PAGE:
To the question what the end consumer can do, she says: “We all can overthink our shopping behavior and go for more sustainable choices. There are studies that prove that online shopping creates less carbon dioxide emissions than going to a stationary shop. However, this depends very much if you take the car or go by bike for example. You could pick up packages from a pick-up station or be open-minded to new concepts.” Germany is the country with the highest return rates. That is due to the fact that payments are done by invoice and not directly. There are discussions going on to charge customers for their returns. The use of drones is still legally forbidden in Germany. “in Shanghai during the pandemic it was totally usual for consumers to receive their packages by drones.”
Sustainability through bio-based materials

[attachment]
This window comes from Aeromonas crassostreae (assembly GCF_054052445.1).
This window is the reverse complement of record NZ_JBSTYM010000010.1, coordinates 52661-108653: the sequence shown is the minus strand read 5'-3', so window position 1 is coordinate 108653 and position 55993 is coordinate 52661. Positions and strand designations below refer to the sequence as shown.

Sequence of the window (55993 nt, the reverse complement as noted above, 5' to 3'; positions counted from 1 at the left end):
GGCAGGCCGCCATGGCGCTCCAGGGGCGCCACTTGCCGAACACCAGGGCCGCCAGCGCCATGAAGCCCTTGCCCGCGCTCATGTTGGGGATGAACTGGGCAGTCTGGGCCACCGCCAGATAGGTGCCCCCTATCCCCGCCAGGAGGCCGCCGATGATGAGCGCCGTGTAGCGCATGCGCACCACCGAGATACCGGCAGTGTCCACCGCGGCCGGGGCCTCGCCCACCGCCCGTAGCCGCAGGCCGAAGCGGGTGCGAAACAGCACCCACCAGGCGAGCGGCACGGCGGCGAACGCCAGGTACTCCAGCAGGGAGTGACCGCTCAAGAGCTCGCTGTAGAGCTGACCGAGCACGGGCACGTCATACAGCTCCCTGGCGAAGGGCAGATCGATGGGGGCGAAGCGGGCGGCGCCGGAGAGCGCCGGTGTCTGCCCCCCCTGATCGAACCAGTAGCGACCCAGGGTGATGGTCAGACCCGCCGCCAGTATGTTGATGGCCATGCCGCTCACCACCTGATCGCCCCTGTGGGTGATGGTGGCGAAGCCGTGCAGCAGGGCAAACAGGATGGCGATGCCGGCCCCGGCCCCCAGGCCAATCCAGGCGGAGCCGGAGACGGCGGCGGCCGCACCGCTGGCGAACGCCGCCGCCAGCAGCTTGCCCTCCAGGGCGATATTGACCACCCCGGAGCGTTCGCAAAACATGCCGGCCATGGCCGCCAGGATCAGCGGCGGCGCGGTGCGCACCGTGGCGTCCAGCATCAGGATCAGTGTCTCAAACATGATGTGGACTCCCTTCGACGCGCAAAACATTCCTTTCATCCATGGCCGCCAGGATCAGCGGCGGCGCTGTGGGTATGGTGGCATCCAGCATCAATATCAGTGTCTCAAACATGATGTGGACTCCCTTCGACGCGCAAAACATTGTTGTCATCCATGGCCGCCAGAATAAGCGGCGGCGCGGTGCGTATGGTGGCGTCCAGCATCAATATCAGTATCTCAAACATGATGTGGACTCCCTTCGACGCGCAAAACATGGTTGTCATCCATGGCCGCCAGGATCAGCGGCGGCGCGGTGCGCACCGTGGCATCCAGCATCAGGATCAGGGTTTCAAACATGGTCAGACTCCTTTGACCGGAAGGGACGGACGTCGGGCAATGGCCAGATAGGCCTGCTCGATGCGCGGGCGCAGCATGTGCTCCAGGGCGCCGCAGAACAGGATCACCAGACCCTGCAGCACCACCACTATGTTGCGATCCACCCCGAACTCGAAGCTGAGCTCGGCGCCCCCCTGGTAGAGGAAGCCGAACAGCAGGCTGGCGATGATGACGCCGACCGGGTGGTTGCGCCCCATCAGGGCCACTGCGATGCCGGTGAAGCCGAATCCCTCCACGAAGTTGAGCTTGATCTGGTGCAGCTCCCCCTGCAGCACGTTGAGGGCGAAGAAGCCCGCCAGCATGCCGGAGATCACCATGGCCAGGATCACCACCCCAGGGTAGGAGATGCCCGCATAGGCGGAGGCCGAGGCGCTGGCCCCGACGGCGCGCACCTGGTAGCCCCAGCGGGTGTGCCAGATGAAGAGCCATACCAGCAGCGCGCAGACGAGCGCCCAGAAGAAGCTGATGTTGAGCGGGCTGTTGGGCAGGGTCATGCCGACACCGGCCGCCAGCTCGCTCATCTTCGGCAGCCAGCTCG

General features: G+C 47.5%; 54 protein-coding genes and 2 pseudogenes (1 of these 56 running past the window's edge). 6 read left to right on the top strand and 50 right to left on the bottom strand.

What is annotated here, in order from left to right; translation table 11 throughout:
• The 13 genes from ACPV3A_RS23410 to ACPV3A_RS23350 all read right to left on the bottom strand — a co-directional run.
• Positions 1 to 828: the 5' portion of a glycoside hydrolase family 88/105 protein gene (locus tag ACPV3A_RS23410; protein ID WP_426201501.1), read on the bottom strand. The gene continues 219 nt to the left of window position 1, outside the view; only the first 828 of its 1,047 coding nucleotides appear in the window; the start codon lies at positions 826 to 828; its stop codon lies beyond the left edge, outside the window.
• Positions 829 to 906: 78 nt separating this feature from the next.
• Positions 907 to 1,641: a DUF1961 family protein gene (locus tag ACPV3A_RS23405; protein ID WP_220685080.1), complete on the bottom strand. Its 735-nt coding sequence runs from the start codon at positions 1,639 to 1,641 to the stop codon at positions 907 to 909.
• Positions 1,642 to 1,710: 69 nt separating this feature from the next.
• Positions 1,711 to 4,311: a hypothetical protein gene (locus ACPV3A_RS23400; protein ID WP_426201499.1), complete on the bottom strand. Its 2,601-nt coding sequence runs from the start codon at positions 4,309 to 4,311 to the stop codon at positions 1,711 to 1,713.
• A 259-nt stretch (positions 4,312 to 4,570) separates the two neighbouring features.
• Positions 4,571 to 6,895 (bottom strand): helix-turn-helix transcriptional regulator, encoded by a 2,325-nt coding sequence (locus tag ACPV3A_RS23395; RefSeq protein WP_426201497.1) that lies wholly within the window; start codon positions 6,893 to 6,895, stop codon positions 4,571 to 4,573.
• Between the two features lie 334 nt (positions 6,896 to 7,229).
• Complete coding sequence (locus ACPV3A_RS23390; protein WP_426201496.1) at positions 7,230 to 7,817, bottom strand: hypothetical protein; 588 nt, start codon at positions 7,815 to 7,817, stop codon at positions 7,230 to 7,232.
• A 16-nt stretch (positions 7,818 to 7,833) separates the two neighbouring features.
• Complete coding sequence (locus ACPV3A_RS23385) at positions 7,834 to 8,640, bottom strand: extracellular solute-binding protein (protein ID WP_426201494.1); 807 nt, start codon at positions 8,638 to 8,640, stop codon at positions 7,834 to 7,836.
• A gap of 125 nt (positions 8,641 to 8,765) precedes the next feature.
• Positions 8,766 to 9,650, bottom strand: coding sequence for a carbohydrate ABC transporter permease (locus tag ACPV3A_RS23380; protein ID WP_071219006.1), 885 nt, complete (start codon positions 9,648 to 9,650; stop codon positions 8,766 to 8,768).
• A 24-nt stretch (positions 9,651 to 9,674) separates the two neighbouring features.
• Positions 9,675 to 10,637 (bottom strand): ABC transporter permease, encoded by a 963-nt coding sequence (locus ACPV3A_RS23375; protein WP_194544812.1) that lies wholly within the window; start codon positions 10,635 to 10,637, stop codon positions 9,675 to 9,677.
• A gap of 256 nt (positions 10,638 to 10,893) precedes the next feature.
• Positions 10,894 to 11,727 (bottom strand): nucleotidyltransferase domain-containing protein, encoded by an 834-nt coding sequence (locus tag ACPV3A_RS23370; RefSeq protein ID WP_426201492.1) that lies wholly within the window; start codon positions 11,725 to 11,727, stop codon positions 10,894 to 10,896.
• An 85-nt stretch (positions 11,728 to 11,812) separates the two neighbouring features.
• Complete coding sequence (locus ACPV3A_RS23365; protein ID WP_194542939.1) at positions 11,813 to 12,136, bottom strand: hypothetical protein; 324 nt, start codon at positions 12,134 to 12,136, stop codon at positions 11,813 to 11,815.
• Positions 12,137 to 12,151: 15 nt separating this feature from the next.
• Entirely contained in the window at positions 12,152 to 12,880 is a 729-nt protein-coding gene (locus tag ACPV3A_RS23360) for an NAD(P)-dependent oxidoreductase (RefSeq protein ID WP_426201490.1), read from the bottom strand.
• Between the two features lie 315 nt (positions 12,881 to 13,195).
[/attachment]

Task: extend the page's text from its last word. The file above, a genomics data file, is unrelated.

“The big challenge is to go from fossil fuel based to bio-based materials keeping the functionality at equal high level” – Lars Claußen
Textile engineer Lars Claußen joined the Environmental Ergonomics Research Centre at Loughborough School of Design and Creative Arts in April 2020. He is conducting a PhD in collaboration with Adidas investigating the long-term quality of recycled polyester sports clothing. Claußen did a two-year long wear trial. He will figure out the key points of acceptance of t-shirts made from virgin or recycled polyester.
“By 2024, adidas will only use recycled polyester wherever possible.” This is a clear statement given on the official website of adidas. There is no significant difference in the perceived quality of the different materials used. It seems that nothing stands in the way, when we learn that from Claußen. To the question what is the biggest challenge for the sports and clothing industry in the future Claußen concludes recyclability and longevity: “The big challenge is to go from fossil fuel based to bio-based materials keeping the functionality at the same time” .
Under the following link you will find more information about the Dornbirn-GFC: www.dornbirn-gfc.com
The main program you will find here.